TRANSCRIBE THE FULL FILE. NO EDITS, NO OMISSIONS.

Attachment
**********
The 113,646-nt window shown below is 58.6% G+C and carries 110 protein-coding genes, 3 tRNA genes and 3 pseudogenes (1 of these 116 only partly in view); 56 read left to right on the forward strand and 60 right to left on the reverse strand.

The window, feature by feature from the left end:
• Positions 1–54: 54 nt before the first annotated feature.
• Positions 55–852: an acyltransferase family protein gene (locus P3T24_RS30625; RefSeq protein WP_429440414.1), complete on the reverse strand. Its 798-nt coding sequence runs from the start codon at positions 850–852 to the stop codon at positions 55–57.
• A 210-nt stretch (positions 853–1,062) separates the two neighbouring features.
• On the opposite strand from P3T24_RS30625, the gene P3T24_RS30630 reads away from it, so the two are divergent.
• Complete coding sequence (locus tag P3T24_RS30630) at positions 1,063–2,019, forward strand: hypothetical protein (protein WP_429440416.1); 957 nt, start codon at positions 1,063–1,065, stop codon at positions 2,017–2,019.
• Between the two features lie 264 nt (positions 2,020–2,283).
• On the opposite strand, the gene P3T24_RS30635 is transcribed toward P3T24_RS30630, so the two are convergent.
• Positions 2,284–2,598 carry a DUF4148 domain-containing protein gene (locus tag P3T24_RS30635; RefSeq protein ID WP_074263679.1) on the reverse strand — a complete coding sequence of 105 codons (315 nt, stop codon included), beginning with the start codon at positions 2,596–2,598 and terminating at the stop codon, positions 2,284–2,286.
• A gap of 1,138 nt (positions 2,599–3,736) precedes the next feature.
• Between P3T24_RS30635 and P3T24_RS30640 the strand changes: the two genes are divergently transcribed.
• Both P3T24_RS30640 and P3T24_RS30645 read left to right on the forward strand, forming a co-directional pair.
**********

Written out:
The 113,646-nt window shown below is 58.6% G+C and carries 110 protein-coding genes, 3 tRNA genes and 3 pseudogenes (1 of these 116 only partly in view); 56 read left to right on the forward strand and 60 right to left on the reverse strand.

The window, feature by feature from the left end:
• Positions 1–54: 54 nt before the first annotated feature.
• Positions 55–852: an acyltransferase family protein gene (locus P3T24_RS30625; RefSeq protein WP_429440414.1), complete on the reverse strand. Its 798-nt coding sequence runs from the start codon at positions 850–852 to the stop codon at positions 55–57.
• A 210-nt stretch (positions 853–1,062) separates the two neighbouring features.
• On the opposite strand from P3T24_RS30625, the gene P3T24_RS30630 reads away from it, so the two are divergent.
• Complete coding sequence (locus tag P3T24_RS30630) at positions 1,063–2,019, forward strand: hypothetical protein (protein WP_429440416.1); 957 nt, start codon at positions 1,063–1,065, stop codon at positions 2,017–2,019.
• Between the two features lie 264 nt (positions 2,020–2,283).
• On the opposite strand, the gene P3T24_RS30635 is transcribed toward P3T24_RS30630, so the two are convergent.
• Positions 2,284–2,598 carry a DUF4148 domain-containing protein gene (locus tag P3T24_RS30635; RefSeq protein ID WP_074263679.1) on the reverse strand — a complete coding sequence of 105 codons (315 nt, stop codon included), beginning with the start codon at positions 2,596–2,598 and terminating at the stop codon, positions 2,284–2,286.
• A gap of 1,138 nt (positions 2,599–3,736) precedes the next feature.
• Between P3T24_RS30635 and P3T24_RS30640 the strand changes: the two genes are divergently transcribed.
• Both P3T24_RS30640 and P3T24_RS30645 read left to right on the forward strand, forming a co-directional pair.